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A primary-school-based study to reduce the prevalence of childhood obesity – the EdAl (Educació en Alimentació) study: a randomized controlled trial

Lucia Tarro2, Elisabet Llauradó2, Rosa Albaladejo2, David Moriña34, Victoria Arija5, Rosa Solà6* and Montse Giralt1*

Author Affiliations

1 Unit of Farmacobiology, Facultat de Medicina i Ciències de la Salut, Universitat Rovira i Virgili, C/Sant Llorenç 21, Reus 43201, Spain

2 Health Education and Promotion, Facultat de Medicina i Ciències de la Salut, Universitat Rovira i Virgili, C/Sant Llorenç 21, Reus 43201, Spain

3 Technological Center of Nutrition and Health (CTNS) - TECNIO - URV – CEICS Avda Universitat 1, Reus 43204, Spain

4 Unitat de Bioestadística, Facultat de Medicina, Universitat Autònoma de Barcelona, Avda de Can Domènech, Cerdanyola del Vallès 08193, Barcelona, Spain

5 Unit of Nutritional Epidemiology, IISPV, Institut d’Investigació en Atenció Primària, Jordi Gol i Gorina, Facultat de Medicina i Ciències de la Salut, Universitat Rovira i Virgili, C/Sant Llorenç 21, Reus 43201, Spain

6 Unit of Lipids and Arteriosclerosis Research, CIBERDEM, Hospital Universitari Sant Joan, IISPV, Facultat de Medicina i Ciències de la Salut, Universitat Rovira i Virgili, C/Sant Llorenç 21, Reus 43201, Spain

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Trials 2014, 15:58  doi:10.1186/1745-6215-15-58

Published: 14 February 2014

Abstract

Background

Obesity is one of the main determinants of avoidable disease burden.

To implement a program by university students acting as “health promoting agents” (HPAs) and to evaluate the effects on obesity prevalence of the primary-school-based program that promotes healthy lifestyle, including dietary and physical activity recommendations over 28 months.

Methods

Two school clusters were randomly assigned to intervention (24 schools, 1,222 pupils) or control (14 schools, 717 pupils); 78% of pupils were Western European. Mean age (±SD) was 8.4 ± 0.6 years (49.9% females) at baseline. Generalized linear mixed models were used to analyze differences in primary outcome between both groups. Data collected included body mass index (BMI) every year. Dietary habits and lifestyle questionnaires were filled in by the parents at baseline and at the end of the study. The interventions focused on eight lifestyle topics covered in 12 activities (1 hour/activity/session) implemented by HPAs over 3 school academic years.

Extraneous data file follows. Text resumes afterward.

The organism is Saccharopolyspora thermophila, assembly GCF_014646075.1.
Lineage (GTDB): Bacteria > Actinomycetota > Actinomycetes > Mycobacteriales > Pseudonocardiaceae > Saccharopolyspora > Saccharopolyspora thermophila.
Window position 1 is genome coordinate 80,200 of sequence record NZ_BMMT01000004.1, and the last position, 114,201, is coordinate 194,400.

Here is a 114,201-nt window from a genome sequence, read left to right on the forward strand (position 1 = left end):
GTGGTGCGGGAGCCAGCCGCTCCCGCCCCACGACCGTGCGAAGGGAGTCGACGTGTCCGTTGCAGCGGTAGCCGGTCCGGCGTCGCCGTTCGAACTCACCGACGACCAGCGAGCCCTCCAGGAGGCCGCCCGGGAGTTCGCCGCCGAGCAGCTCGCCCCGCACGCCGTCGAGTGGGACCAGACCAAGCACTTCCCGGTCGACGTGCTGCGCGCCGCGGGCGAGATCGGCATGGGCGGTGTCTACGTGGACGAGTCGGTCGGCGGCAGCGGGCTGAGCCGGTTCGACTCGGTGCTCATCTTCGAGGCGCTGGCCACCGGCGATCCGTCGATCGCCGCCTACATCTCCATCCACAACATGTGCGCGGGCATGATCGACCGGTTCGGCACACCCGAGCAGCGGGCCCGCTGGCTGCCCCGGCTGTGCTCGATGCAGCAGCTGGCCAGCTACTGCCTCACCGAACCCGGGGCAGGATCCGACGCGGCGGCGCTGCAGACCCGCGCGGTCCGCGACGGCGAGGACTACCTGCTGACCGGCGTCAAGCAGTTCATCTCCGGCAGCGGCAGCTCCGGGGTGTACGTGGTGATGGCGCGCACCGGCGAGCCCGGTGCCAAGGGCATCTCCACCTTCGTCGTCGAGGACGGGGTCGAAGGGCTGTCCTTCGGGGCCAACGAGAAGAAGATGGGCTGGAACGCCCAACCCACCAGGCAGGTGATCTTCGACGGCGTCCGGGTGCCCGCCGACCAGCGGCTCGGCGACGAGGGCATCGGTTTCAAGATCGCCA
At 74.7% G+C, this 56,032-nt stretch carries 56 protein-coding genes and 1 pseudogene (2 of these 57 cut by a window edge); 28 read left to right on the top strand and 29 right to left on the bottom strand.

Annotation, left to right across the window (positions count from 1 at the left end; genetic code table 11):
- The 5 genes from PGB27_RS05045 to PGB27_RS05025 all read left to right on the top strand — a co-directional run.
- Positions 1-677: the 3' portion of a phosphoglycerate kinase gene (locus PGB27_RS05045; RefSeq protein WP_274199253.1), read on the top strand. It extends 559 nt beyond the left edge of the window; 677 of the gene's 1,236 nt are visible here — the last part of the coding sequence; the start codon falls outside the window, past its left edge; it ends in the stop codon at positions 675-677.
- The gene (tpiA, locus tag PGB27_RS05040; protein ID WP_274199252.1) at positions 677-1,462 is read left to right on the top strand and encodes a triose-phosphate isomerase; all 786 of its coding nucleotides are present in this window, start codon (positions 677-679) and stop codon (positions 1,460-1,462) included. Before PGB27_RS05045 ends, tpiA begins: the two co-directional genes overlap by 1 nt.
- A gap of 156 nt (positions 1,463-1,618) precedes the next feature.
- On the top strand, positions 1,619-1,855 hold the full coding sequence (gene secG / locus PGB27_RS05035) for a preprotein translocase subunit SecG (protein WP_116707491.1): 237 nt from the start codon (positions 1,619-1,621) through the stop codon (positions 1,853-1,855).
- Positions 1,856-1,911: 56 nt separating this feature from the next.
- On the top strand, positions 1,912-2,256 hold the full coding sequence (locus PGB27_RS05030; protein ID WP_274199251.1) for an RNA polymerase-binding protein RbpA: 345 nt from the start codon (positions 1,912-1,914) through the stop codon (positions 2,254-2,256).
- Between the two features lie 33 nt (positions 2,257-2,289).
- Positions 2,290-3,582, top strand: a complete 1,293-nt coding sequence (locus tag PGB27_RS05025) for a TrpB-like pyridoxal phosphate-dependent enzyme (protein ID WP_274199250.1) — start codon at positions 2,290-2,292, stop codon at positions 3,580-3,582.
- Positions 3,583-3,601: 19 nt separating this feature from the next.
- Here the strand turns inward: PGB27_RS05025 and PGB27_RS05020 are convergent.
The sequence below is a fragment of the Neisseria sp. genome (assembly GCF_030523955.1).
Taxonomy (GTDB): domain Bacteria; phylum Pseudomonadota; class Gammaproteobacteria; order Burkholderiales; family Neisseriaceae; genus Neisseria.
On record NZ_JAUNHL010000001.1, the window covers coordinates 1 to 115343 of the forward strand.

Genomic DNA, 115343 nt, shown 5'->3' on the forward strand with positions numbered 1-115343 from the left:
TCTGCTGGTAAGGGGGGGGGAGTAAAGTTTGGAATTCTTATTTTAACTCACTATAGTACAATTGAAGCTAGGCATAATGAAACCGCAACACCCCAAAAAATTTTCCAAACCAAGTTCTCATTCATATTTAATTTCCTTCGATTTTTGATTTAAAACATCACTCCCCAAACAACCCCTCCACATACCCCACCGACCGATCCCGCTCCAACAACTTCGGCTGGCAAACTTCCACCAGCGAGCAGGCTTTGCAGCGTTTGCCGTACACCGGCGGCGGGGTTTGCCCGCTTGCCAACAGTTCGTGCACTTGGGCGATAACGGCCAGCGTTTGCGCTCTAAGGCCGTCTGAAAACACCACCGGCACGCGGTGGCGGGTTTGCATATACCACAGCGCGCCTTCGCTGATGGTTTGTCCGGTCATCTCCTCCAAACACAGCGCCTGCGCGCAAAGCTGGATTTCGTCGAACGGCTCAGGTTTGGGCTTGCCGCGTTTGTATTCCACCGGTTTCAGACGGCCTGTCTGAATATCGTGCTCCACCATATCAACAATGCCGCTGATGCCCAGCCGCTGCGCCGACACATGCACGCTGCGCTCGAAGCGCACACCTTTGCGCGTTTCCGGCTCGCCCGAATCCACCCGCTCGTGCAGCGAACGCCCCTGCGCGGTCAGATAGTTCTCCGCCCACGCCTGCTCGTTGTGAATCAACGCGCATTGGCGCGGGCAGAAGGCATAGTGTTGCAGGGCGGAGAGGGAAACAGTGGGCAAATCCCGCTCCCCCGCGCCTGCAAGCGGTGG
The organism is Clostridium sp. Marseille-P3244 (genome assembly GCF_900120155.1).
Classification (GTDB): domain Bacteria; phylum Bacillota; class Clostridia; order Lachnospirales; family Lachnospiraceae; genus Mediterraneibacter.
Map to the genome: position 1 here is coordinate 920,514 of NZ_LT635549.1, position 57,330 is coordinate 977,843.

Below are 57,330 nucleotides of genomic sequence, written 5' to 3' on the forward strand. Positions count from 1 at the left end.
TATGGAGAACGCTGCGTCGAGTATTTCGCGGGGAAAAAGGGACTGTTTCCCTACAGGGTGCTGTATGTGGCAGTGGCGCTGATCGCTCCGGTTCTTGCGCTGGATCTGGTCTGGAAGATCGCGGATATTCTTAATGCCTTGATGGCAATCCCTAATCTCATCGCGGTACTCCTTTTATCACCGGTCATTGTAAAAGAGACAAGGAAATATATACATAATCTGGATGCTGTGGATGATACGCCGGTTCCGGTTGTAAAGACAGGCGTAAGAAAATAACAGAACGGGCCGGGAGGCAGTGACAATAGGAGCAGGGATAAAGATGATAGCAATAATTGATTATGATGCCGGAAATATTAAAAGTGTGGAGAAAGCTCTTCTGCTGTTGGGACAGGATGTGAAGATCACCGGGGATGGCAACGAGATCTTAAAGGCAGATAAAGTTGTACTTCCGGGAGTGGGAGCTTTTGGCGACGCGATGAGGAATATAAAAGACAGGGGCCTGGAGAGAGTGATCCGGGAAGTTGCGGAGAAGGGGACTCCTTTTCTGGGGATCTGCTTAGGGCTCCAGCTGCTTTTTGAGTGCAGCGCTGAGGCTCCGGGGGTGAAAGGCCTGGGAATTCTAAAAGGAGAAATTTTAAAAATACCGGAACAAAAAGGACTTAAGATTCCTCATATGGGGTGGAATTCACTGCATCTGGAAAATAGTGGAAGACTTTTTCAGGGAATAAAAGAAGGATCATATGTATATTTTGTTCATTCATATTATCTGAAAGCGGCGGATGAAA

Results

At 28 months, obesity prevalence in boys was decreased −2.36% in the intervention group (from 9.59% to 7.23%) and increased 2.03% (from 7.40% to 9.43%) in the control group; the difference was 4.39% (95% CI 3.48 to 5.30; P = 0.01). The boys in the intervention group had an effective reduction of −0.24 units in the change of BMI z-score (from 0.01 to −0.04), compared to control (from −0.10 to 0.09); 5.1% more intervention pupils undertook physical activity >5 hours/week than control pupils (P = 0.02).

Fish consumption was a protector (odds ratio 0.39; 95% CI 0.23 to 0.67) while “fast-food” consumption was a risk factor for childhood obesity (odds ratio: 2.27; 95% CI 1.08 to 4.77).

Conclusions

Our school-based program, conducted by HPA students, successfully reduced childhood obesity prevalence in boys.

Trial registration

International Standard Randomized Controlled Trial Number: ISRCTN29247645.

Keywords:
Childhood obesity; Healthy lifestyle; Obesity prevention; Intervention program; Health promoting agent